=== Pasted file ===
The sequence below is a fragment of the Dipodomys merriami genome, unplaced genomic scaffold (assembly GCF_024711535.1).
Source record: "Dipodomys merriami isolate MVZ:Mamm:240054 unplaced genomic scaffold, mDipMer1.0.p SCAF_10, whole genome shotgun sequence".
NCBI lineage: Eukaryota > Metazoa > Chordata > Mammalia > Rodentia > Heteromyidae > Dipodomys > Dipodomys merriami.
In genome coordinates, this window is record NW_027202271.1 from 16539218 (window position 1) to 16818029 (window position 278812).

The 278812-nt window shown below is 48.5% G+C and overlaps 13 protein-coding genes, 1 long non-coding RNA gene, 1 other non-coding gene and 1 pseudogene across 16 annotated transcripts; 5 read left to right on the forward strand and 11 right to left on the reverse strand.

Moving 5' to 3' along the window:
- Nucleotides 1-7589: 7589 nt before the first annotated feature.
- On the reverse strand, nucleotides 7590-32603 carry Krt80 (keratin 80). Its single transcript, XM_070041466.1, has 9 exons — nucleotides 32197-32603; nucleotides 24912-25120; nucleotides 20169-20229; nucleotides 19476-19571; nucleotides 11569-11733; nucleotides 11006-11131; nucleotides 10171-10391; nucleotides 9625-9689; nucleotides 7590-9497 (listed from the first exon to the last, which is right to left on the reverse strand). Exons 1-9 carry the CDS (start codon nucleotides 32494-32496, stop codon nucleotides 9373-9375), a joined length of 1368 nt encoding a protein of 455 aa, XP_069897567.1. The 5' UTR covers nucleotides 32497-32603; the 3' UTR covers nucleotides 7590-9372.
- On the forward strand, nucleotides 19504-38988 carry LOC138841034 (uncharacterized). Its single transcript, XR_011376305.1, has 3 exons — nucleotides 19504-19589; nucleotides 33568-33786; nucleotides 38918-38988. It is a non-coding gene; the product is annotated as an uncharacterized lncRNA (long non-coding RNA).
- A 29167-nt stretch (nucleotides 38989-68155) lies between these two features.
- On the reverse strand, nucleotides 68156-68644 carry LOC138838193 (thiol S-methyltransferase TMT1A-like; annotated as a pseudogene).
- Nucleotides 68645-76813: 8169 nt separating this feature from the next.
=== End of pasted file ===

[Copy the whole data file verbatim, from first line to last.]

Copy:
The sequence below is a fragment of the Dipodomys merriami genome, unplaced genomic scaffold (assembly GCF_024711535.1).
Source record: "Dipodomys merriami isolate MVZ:Mamm:240054 unplaced genomic scaffold, mDipMer1.0.p SCAF_10, whole genome shotgun sequence".
NCBI lineage: Eukaryota > Metazoa > Chordata > Mammalia > Rodentia > Heteromyidae > Dipodomys > Dipodomys merriami.
In genome coordinates, this window is record NW_027202271.1 from 16539218 (window position 1) to 16818029 (window position 278812).

The 278812-nt window shown below is 48.5% G+C and overlaps 13 protein-coding genes, 1 long non-coding RNA gene, 1 other non-coding gene and 1 pseudogene across 16 annotated transcripts; 5 read left to right on the forward strand and 11 right to left on the reverse strand.

Moving 5' to 3' along the window:
- Nucleotides 1-7589: 7589 nt before the first annotated feature.
- On the reverse strand, nucleotides 7590-32603 carry Krt80 (keratin 80). Its single transcript, XM_070041466.1, has 9 exons — nucleotides 32197-32603; nucleotides 24912-25120; nucleotides 20169-20229; nucleotides 19476-19571; nucleotides 11569-11733; nucleotides 11006-11131; nucleotides 10171-10391; nucleotides 9625-9689; nucleotides 7590-9497 (listed from the first exon to the last, which is right to left on the reverse strand). Exons 1-9 carry the CDS (start codon nucleotides 32494-32496, stop codon nucleotides 9373-9375), a joined length of 1368 nt encoding a protein of 455 aa, XP_069897567.1. The 5' UTR covers nucleotides 32497-32603; the 3' UTR covers nucleotides 7590-9372.
- On the forward strand, nucleotides 19504-38988 carry LOC138841034 (uncharacterized). Its single transcript, XR_011376305.1, has 3 exons — nucleotides 19504-19589; nucleotides 33568-33786; nucleotides 38918-38988. It is a non-coding gene; the product is annotated as an uncharacterized lncRNA (long non-coding RNA).
- A 29167-nt stretch (nucleotides 38989-68155) lies between these two features.
- On the reverse strand, nucleotides 68156-68644 carry LOC138838193 (thiol S-methyltransferase TMT1A-like; annotated as a pseudogene).
- Nucleotides 68645-76813: 8169 nt separating this feature from the next.